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Can Demolition Boost the US Housing Market?


Bank of America, JP Morgan, Fannie Mae, and Wells Fargo are all experimenting with home demolition as a way to reduce their foreclosed home inventory -- as Warren Buffett suggested over a year ago.

"Blow up a lot of houses."

No those weren't the words of a terrorist. They came straight from the lips of perhaps the world's greatest investor, Warren Buffett. When asked more than a year ago how to fix the housing crisis Warren said, "Blow up a lot of houses." Perhaps he wasn't serious and recently has made statements suggesting that we are about to turn the corner in housing.

I don't think we can see the corner, much less turn it. Despite Warren's bullishness on housing, Wall Street seems focused on his earlier call.

Bank of America (BAC), JP Morgan (JPM), Fannie Mae, and Wells Fargo (WFC) are all experimenting with home demolition as a way to reduce their foreclosed home inventory. They haven't been passing out sticks of dynamite yet, but the bulldozers are running and demolitions are proceeding. According to RealtyTrac Inc., a research firm in Irvine California, there are nearly 1.7 million homes in foreclosure in the US.

Rather than put homes on the open market banks have started to bulldoze some into the ground and donate the property. This helps reduce their tax burden, eliminate maintenance costs, and maybe even get a tax-deduction.

Understanding the laws of supply and demand is Economy 101. We are drowning in a sea of houses coming to market and as a result home values around the country continue to plummet. Underwater homeowners who owe far more than their homes are worth are increasingly making the decision to walk away. Rather than send in this month's mortgage payment many are sending in the keys -- what lenders refer to as Jingle Mail (the sound made when the keys fall out of the envelope).

Even Fed Chairman Bernanke commented on the importance of housing and the failure of current efforts as a drag on the US recovery in his recent speech at Jackson Hole. Home construction is unlikely to increase as long as the current supply demand dynamic remains in place.

Currently solutions like this are focused on homes in disrepair and are too small to really make a difference in their present form. Why not make this program larger? Even with record low interest rates demand is tepid as most buyers remain on the sidelines, concerned that they might be buying into a falling market. Other attempts to stimulate demand just haven't worked and remain very unpopular. Loan modification has had little success and creates the moral hazard of rewarding those who overextended themselves, leaving homeowners who lived within their means to pick up the tab.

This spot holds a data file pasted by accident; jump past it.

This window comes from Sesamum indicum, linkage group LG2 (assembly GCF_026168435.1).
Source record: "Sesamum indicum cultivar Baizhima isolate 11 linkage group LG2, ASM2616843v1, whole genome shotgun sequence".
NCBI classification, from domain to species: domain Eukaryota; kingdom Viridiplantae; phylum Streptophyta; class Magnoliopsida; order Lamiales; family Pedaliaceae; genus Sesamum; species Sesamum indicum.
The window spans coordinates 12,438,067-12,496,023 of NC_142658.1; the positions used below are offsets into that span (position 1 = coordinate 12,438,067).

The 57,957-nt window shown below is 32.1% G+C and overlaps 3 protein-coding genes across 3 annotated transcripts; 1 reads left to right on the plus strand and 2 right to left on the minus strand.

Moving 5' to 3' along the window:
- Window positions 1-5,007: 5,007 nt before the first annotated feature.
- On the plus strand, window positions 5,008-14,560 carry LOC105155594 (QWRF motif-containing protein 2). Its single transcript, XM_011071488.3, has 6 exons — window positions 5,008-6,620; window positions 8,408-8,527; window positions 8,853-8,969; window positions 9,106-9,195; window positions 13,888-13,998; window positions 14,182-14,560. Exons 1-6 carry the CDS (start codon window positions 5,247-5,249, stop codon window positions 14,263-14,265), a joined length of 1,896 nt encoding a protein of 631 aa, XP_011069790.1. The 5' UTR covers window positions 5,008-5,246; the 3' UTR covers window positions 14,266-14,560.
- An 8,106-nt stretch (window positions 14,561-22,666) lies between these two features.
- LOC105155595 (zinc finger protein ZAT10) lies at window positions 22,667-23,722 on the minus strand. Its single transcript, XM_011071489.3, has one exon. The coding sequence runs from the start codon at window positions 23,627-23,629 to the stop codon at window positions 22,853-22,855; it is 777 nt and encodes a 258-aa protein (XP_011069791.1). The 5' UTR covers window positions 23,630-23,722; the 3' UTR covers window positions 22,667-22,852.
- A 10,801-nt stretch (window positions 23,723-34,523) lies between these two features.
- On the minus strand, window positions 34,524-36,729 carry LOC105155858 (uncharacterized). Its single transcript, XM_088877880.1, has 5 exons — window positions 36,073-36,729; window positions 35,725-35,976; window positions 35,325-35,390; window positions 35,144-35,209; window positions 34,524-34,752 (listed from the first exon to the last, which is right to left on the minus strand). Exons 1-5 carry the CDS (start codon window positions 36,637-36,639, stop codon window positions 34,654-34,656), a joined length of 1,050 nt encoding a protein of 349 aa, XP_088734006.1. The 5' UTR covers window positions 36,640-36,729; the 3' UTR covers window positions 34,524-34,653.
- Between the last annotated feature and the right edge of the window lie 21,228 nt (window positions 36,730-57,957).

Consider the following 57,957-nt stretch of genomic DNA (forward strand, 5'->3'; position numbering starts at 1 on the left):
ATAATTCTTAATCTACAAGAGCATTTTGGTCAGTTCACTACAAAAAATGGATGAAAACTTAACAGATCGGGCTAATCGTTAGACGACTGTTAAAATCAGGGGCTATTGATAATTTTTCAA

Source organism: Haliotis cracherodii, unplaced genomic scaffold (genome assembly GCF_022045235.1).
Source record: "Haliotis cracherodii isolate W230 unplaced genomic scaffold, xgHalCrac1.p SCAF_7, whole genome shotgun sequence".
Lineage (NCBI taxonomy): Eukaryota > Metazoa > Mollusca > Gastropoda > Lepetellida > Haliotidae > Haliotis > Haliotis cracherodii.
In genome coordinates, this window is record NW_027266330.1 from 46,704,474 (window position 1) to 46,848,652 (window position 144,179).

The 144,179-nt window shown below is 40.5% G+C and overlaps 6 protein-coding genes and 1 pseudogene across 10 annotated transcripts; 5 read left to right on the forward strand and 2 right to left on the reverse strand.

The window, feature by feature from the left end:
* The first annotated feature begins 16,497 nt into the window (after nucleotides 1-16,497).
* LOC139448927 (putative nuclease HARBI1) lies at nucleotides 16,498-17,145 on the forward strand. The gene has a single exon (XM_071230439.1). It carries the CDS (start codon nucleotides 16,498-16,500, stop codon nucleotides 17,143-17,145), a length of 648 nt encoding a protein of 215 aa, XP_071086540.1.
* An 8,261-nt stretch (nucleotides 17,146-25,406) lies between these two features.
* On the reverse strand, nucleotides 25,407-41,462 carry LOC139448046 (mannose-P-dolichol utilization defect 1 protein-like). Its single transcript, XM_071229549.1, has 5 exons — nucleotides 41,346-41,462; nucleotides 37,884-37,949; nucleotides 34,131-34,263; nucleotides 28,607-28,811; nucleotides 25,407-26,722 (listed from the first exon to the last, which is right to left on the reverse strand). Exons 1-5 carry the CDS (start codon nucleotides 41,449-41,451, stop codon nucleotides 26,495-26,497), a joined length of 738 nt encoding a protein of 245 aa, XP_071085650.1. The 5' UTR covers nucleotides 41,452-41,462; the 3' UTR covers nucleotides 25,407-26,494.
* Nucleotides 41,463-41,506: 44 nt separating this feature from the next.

A scorched earth policy has other parallels. Firefighters understand the need to cut down healthy trees when fighting a raging forest fire. While it is unfortunate that a solution like this needs to be considered in a country where many are homeless, nevertheless we must consider it. Conventional solutions just aren't working and we continue to kick the can down the road.

The charts above point out that in some areas of our country, foreclosure rates are relatively benign. In Vermont the numbers came in at 1 in 28,000 units while Nevada is at an epidemic level of 1 in 115 and California isn't far behind with 1 in 239. This map looks vaguely familiar to a Bio-Warfare Map showing the potential spread of a fatal disease. Every day a house remains empty decreases its likelihood of future sale. Inventory will continue to build with prices likely to fall further.

The alternative to the bulldozer has been loan modification. Even though these programs have been stepped up in the last few years, many applicants complain they don't get an offer after going through all the necessary steps. Bank of America responded with a Customer Outreach event for those more than 60 days delinquent on their mortgages. Homeowners faced with foreclosure got the opportunity to meet with loan officers and apply for loan modification. Even with efforts like these many still complain they aren't getting the desired relief.

Meanwhile, the number of empty homes grows larger and pressure on our economy continues to rise. Faced with the option of another empty house on the block or a stick of dynamite, your next door neighbor just might light the fuse.

Editor's Note: This article was originally published on Belpointe.
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